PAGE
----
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South Africa Kenya Uganda Nigeria Press review

Issued on • Modified

African press review 29 September 2018

media

Kenyan papers talk of a mysterious murder case in Nairobi, Ugandan-made baby-incubators save lives and the nationwide NLC strike in Nigeria continues.


Kenyan newspapers focus on the Monica Kimani case.

Kimani, from South Sudan, had only recently arrived in Nairobi. She was found murdered in her flat earlier this month.

Kenya's Daily Nation talks about the investigation.

The Kimani murder has revealed political connections, the newspaper said.

An unverified online outlet claimed that Kimani used to work for the Ministry of Foreign Affairs, which the latter officially denied.

A man is being held by the police over the murder

The Saturday Standard reveals that this man used to work a private security agent for the ruling Jubillee Party.

Nigeria strike means civil servants may not get paid

Nigerian paper Punch leads with the general strike called by the Nigeria Labour Congress (NLC).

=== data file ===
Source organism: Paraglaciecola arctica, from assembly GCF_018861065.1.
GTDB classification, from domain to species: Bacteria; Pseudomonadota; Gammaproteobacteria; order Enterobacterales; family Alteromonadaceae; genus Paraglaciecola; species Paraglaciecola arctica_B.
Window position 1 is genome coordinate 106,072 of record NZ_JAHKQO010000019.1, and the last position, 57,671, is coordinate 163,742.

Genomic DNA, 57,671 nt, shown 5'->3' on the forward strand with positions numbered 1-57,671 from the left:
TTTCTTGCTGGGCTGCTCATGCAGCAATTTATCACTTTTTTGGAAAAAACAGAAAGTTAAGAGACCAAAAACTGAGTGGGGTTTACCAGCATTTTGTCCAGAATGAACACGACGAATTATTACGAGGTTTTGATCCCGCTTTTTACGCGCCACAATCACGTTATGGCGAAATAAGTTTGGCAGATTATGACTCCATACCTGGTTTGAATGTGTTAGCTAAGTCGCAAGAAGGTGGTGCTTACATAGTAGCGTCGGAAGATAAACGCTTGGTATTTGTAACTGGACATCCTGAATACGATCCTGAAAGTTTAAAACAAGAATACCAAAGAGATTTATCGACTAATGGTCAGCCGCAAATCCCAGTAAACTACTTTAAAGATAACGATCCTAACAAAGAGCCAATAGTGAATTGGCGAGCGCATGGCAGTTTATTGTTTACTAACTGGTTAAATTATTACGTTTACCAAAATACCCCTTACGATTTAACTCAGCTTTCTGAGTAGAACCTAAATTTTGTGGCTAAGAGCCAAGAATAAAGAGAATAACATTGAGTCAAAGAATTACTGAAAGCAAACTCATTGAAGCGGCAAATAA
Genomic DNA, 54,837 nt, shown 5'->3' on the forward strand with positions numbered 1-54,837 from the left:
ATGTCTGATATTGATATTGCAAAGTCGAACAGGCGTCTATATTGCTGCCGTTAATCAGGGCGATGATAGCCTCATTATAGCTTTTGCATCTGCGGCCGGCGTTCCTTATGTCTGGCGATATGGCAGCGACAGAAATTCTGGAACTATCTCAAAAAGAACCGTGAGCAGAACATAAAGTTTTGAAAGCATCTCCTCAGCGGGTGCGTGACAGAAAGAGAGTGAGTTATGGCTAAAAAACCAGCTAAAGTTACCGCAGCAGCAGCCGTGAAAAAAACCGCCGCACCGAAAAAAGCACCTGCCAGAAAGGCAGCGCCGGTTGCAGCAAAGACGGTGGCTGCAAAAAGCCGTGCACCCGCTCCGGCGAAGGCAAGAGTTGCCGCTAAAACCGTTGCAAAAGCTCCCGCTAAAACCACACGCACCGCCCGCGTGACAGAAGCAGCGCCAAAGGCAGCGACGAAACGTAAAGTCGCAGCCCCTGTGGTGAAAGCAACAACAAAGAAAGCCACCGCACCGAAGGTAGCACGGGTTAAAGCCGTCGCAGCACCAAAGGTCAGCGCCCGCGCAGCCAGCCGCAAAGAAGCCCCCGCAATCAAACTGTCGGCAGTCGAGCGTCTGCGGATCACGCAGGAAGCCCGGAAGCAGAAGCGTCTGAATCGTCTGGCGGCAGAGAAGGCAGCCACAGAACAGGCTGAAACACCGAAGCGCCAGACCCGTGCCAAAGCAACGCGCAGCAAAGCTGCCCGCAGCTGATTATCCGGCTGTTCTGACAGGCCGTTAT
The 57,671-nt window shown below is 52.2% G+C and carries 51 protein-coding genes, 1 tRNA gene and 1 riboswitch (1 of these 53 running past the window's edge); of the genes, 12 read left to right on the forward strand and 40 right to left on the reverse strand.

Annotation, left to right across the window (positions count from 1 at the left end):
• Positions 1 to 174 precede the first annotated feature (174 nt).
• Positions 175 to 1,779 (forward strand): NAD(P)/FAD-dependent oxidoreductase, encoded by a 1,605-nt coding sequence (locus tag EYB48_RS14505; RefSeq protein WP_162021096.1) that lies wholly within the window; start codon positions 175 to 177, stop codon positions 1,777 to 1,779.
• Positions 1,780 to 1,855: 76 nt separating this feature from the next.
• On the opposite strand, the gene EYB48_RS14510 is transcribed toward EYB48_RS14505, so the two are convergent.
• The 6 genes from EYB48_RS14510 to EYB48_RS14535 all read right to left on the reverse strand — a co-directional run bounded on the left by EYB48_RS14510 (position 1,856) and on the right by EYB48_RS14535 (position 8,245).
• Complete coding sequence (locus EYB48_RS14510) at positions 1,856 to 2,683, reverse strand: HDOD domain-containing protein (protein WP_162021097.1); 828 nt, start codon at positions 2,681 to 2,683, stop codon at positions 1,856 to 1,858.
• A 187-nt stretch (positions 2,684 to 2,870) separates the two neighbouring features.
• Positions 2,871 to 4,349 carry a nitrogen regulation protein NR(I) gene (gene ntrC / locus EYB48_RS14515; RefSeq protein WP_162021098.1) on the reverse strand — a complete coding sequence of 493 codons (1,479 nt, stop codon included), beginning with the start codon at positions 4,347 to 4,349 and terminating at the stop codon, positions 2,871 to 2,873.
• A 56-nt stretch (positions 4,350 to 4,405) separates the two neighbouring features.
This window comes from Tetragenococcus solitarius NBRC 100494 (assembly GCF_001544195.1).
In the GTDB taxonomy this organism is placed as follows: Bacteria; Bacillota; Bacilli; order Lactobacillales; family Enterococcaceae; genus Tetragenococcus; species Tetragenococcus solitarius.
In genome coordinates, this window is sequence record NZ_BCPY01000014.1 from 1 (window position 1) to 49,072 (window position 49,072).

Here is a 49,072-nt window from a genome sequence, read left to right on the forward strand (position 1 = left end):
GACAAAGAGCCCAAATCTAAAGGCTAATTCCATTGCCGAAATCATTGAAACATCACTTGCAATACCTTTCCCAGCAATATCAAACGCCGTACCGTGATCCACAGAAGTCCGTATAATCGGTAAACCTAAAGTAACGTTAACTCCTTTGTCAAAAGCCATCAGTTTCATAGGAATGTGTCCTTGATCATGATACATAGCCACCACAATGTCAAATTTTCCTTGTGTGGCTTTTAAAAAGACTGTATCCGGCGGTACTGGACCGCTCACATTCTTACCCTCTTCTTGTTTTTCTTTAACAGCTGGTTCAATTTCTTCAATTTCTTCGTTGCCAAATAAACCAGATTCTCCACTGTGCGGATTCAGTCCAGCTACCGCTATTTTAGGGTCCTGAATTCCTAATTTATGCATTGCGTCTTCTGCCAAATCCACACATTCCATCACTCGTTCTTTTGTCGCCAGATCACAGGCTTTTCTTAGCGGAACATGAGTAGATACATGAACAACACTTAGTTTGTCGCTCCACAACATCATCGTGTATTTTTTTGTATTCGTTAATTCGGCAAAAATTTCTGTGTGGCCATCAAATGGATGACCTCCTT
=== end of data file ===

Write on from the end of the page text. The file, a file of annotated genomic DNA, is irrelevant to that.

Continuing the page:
Accountant-General Ahmed Idris called on the NLC to call off the strike that has been paralysing the nation's services.

His office would not be able pay salaries to civil servants, he told Nigerian media

Workers who release funds for civil servants' salaries cannot access their offices anymore because of the strike.

Bobi Wine attends DP meeting

Robert Kyagulanyi, popularly known as the singer Bobi Wine, visited Masaka Municipality for a Democratic Party (DP) meeting.

Bobi Wine went live on Facebook to stream the event.

People have been seen and heard chanting “People power, our power!” which is, in fact, Bobi Wine’s popular slogan.

Babies' lives saved

The Daily Monitor reports of an incubator for babies that was made in Uganda

The machine at the Mokono Health Centre saves at least 25 premature and critically ill babies per month, the newspaper says.

Will SA stop paying ministers' legal fees?

Most of South Africa's papers talk about the Dlamini affair, where the country's former social development minister, Nkosazana Dlamini-Zuma, was ordered to pay back the 20 percent of her legal fees initially paid with state funds.

Both the Sowetan and the Times say the judgement sets a precedent.

For the first time it holds to account ministers who may have abused their positions in power‚ both newspapers opine.

IOL features a story about the Guptagate scandal,

The paper says It is unlikely that the Gupta family will be extradited to South Africa from Dubai any time soon.

This is despite this week’s signing of an extradition treaty between South Africa and the United Arab Emirates.